The Curmudgeon


Sunday, November 12, 2006

Taking Up the Cross

The Archbishop of York, John Sentamu, has provided an eloquent demonstration of the reasons behind the Church of England's shrinking appeal. Most healthy religions, at least those with Judaeo-Christian symptoms, appeal to human arrogance: they succour their adherents with the assurance that the Universe shares their moral code and will reward the faithful for sticking to it while sticking it to those who don't. They provide answers - not necessarily easy answers, but answers all the same - for all those big questions to which mere science, stuck in its ivory tower of weapons development and baby murder, can reply only with a meek "Don't know". They provide a ready-made conspiracy theory - God is punishing me - to account for whatever vicissitudes bad luck or bad judgement may place in their acolytes' path. Above all they provide, for the comfort of the meek and humble, the illusion that the moral and spiritual itches of a minor evolutionary accident will resonate in Eternity as the cosmic birthpangs of the divine triumph.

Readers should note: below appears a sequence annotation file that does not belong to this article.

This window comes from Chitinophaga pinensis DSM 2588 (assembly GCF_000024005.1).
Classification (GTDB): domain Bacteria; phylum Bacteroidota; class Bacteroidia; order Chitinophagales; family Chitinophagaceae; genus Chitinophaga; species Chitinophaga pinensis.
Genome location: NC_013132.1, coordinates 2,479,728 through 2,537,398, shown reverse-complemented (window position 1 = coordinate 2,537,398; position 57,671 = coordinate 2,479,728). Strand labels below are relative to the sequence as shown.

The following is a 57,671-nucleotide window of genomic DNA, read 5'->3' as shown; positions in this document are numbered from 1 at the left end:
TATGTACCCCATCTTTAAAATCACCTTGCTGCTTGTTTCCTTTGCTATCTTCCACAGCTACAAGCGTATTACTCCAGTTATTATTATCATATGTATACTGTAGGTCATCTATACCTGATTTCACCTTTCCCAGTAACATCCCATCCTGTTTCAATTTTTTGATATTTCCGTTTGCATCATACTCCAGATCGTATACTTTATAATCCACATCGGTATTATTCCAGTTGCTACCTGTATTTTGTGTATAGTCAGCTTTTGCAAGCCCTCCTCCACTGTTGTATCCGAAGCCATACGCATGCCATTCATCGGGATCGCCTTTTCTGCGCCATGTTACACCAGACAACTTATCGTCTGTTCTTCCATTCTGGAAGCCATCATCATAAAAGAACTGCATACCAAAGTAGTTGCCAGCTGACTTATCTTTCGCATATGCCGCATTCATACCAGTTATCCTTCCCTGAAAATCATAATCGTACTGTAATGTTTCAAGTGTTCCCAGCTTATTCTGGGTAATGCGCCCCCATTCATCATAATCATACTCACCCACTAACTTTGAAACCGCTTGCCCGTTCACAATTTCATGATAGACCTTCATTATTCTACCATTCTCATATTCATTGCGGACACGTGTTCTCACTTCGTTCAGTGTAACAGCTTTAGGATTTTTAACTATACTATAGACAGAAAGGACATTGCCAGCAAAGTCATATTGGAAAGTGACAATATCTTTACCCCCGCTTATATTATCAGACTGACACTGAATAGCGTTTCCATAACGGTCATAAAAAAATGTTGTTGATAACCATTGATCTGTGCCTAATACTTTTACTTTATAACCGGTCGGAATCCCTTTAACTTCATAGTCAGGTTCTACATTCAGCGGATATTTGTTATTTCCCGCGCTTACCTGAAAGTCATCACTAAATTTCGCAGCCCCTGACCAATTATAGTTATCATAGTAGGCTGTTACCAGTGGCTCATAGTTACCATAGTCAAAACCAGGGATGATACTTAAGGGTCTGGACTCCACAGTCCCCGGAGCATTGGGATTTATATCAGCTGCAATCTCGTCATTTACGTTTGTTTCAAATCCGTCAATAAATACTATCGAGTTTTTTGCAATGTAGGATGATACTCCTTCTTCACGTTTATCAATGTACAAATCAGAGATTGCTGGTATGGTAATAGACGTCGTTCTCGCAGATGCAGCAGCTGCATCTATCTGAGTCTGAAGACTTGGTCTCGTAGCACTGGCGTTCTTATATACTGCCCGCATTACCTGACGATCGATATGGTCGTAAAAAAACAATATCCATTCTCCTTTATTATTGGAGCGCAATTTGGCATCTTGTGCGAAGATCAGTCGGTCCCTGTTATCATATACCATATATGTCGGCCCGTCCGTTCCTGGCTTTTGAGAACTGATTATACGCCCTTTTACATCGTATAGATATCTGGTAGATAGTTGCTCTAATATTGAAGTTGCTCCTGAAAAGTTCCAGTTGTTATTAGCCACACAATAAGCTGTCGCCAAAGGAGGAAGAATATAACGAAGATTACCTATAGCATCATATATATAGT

The Archbishop of York, though, has other concerns. Speaking to some other full stomachs on Friday night, he complained about the "systematic erosion" of Christianity in British public life, as manifested in non-faith-specific Christmas cards and the reluctance of local authorities to cause offence to the differently deluded. Congregations are failing, not through any fault of the Church, but because official Government Christmas cards say "Season's Greetings"; and the Archbishop of York believes that his moral authority deserves better from the people who pay his stipend. He also criticised Plymouth council for ending free parking on Sundays, although he does not appear to have asked what Jesus would have done when faced with the requirement to pay for a space, or to have considered the possibly implied answer at Matthew 10 ix. It is all very modern, very relevant and very tolerant, no doubt; but is it really the kind of thing to set a man at variance with his father, or the daughter against her mother, or the daughter-in-law against her mother-in-law, as once it was promised?


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